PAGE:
Building upon sociological theory of primary and secondary socialisation in the construction of subjectivity, Koh suggests that ALPP work as a form of secondary socialisation, which can lead to a transformation of individuals’ narrative. To initiate this process, it is necessary to reduce anxieties and as such the social space of the everyday plays a vital part – first encounters usually take place in a convivial social setting such as a restaurant (p.60).
The in-depth case study of Koh’s work with Chinese migrants in Dublin from 2007 to 2010 allows for an examination of the working concepts of ALPP and their re-articulation. The initial commission by CityArts led to the development of two public art projects with migrant Chinese: Ni Hao – Dia Duit and Reading the Self Reading the Other. Koh recounts how he initiated contact meeting up with people and placing articles in the Chinese newspaper the Sun Emerald. Koh acknowledges the distortions that his recounting the events necessarily introduces, and how important it is to account for his own subjectivity at all stages in the process. It is an attractive aspect of Koh’s approach where he recognises problems of methodology as well as failures along the way. They are not all equally dealt with in the book but the sense of constant questioning of his own assumptions makes for a dynamic reading.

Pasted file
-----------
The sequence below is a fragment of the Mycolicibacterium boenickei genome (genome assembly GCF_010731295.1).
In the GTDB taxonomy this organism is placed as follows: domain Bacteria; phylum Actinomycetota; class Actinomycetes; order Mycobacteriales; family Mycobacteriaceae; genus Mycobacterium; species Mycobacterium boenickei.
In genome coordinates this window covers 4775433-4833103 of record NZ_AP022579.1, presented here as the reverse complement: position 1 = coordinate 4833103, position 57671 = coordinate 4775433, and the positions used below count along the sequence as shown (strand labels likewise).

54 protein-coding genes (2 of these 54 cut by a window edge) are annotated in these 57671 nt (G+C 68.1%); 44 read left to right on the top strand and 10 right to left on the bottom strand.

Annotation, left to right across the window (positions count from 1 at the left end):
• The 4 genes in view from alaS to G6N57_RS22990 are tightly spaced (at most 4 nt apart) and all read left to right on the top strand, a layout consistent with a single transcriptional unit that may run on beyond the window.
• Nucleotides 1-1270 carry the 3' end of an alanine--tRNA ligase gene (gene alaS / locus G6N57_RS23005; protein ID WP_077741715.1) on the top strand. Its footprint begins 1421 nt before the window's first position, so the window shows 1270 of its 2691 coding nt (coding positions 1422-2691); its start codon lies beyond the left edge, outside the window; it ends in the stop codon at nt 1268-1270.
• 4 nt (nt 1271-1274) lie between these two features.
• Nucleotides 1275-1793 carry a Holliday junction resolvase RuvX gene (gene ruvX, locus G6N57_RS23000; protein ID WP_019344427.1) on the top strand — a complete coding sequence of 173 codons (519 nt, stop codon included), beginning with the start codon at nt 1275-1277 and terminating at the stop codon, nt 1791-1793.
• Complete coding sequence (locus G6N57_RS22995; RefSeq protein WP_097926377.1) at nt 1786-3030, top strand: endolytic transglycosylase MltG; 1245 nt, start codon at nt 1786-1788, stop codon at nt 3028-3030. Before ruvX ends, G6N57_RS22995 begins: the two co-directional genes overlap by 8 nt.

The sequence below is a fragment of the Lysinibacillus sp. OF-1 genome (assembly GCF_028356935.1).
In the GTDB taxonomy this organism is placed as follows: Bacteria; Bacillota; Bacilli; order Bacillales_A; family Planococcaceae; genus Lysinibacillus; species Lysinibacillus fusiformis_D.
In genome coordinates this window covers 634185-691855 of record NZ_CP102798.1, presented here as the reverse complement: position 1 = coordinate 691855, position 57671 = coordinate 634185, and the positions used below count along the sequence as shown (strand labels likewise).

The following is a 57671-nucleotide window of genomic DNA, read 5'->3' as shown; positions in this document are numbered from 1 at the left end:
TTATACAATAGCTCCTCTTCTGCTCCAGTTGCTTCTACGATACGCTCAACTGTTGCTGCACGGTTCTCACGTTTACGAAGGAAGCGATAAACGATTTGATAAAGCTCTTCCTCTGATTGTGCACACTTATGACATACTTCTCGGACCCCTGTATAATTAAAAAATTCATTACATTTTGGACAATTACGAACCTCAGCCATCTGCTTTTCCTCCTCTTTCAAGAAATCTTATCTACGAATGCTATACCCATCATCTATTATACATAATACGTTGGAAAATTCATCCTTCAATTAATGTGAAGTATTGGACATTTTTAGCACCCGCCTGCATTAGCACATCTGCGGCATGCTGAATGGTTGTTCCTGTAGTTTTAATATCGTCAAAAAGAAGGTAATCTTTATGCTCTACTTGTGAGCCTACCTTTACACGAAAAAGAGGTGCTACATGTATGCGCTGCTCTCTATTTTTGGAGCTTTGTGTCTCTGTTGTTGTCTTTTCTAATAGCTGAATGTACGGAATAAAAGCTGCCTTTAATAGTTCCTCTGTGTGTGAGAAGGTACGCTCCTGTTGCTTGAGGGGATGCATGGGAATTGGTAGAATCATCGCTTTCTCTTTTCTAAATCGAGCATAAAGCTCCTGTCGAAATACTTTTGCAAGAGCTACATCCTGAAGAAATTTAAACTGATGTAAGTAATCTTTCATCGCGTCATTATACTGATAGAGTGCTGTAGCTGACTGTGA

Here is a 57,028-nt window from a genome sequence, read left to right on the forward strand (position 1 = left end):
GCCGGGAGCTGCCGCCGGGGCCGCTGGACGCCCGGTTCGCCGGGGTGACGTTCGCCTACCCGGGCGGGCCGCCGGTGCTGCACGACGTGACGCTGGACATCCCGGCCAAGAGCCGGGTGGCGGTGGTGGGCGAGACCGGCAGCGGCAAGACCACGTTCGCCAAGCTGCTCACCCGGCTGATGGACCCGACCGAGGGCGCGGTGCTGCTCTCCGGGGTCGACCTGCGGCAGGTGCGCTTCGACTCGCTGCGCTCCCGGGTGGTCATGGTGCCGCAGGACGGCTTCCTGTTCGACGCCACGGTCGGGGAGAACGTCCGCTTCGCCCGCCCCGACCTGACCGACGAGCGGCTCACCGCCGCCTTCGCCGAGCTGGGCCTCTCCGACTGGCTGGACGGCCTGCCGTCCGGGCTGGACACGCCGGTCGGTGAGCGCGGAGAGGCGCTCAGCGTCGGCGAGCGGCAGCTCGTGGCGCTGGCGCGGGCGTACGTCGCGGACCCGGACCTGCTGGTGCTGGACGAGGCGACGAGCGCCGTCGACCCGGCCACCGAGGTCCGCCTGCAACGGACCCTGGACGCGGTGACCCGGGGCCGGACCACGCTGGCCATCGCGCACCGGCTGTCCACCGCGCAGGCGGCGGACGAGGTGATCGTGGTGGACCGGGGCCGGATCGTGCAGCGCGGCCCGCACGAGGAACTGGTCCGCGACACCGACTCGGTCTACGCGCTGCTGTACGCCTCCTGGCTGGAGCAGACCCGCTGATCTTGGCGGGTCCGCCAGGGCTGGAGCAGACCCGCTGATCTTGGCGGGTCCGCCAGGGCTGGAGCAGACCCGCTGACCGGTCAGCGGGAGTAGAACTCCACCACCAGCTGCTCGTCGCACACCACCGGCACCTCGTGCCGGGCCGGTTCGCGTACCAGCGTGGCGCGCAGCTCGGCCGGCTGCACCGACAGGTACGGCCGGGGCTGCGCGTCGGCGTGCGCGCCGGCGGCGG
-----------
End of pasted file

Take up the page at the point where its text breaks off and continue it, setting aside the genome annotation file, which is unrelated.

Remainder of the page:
The two projects allowed for a better understanding of how processes of socialisation might be taken into account: